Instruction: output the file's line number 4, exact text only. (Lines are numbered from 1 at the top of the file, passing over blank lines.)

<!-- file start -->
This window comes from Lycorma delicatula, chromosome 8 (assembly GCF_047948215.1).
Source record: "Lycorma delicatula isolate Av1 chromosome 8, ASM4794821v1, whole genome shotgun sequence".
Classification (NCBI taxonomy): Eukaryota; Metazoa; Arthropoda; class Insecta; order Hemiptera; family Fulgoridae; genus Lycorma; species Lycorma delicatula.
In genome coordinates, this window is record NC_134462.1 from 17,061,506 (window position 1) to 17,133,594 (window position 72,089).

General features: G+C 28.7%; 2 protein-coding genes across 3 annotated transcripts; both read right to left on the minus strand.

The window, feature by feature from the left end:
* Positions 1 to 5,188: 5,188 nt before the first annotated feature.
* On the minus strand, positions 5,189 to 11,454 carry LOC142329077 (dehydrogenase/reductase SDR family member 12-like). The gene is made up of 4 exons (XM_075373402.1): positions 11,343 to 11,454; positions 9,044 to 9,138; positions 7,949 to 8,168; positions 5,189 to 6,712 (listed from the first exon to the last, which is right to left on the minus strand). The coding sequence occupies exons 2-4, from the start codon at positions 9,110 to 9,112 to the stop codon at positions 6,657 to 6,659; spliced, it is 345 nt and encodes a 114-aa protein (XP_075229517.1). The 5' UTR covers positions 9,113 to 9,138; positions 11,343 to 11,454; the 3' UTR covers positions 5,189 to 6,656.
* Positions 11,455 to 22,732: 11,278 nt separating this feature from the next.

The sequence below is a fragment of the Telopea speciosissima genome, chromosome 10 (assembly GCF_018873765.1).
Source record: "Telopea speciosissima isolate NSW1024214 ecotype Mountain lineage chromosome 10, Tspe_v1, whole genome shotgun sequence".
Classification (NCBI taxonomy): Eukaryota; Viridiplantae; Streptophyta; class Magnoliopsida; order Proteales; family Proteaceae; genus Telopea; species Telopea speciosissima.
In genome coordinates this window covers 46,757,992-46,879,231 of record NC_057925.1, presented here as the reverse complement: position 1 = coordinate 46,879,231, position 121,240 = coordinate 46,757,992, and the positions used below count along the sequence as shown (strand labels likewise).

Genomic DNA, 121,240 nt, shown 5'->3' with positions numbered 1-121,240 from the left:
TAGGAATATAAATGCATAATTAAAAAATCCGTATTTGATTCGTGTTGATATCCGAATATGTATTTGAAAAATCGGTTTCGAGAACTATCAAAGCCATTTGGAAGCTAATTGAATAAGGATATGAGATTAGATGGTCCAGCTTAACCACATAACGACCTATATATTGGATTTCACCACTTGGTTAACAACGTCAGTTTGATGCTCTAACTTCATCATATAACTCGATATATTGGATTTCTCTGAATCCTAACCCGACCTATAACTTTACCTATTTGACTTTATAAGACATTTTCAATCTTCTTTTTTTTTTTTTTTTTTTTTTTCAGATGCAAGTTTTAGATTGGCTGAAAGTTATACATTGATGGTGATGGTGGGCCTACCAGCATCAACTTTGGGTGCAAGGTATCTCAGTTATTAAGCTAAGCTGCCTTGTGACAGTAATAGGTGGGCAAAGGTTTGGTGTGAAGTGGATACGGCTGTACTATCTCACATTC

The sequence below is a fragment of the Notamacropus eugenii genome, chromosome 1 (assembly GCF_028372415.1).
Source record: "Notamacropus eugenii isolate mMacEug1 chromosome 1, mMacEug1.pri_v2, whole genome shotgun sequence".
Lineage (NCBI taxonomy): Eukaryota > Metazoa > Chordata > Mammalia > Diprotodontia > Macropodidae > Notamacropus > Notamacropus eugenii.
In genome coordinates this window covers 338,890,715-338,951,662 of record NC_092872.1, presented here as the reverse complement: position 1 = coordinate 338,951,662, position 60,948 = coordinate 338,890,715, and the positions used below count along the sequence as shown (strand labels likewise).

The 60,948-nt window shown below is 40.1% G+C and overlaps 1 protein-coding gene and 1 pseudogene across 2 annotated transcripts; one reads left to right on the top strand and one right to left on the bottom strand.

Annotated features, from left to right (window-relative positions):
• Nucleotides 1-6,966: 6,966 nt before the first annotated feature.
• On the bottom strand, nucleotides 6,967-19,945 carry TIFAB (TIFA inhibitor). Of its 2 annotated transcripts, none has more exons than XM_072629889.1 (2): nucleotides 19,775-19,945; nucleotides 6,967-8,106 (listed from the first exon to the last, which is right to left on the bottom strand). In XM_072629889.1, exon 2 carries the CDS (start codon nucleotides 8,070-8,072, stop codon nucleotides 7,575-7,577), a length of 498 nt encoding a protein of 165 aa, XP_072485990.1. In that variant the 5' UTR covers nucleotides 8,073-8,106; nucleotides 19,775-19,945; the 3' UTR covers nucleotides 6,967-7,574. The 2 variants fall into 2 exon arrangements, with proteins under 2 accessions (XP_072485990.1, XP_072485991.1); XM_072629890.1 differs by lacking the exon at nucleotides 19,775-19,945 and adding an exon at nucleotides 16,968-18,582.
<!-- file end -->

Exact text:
In genome coordinates, this window is record NC_134462.1 from 17,061,506 (window position 1) to 17,133,594 (window position 72,089).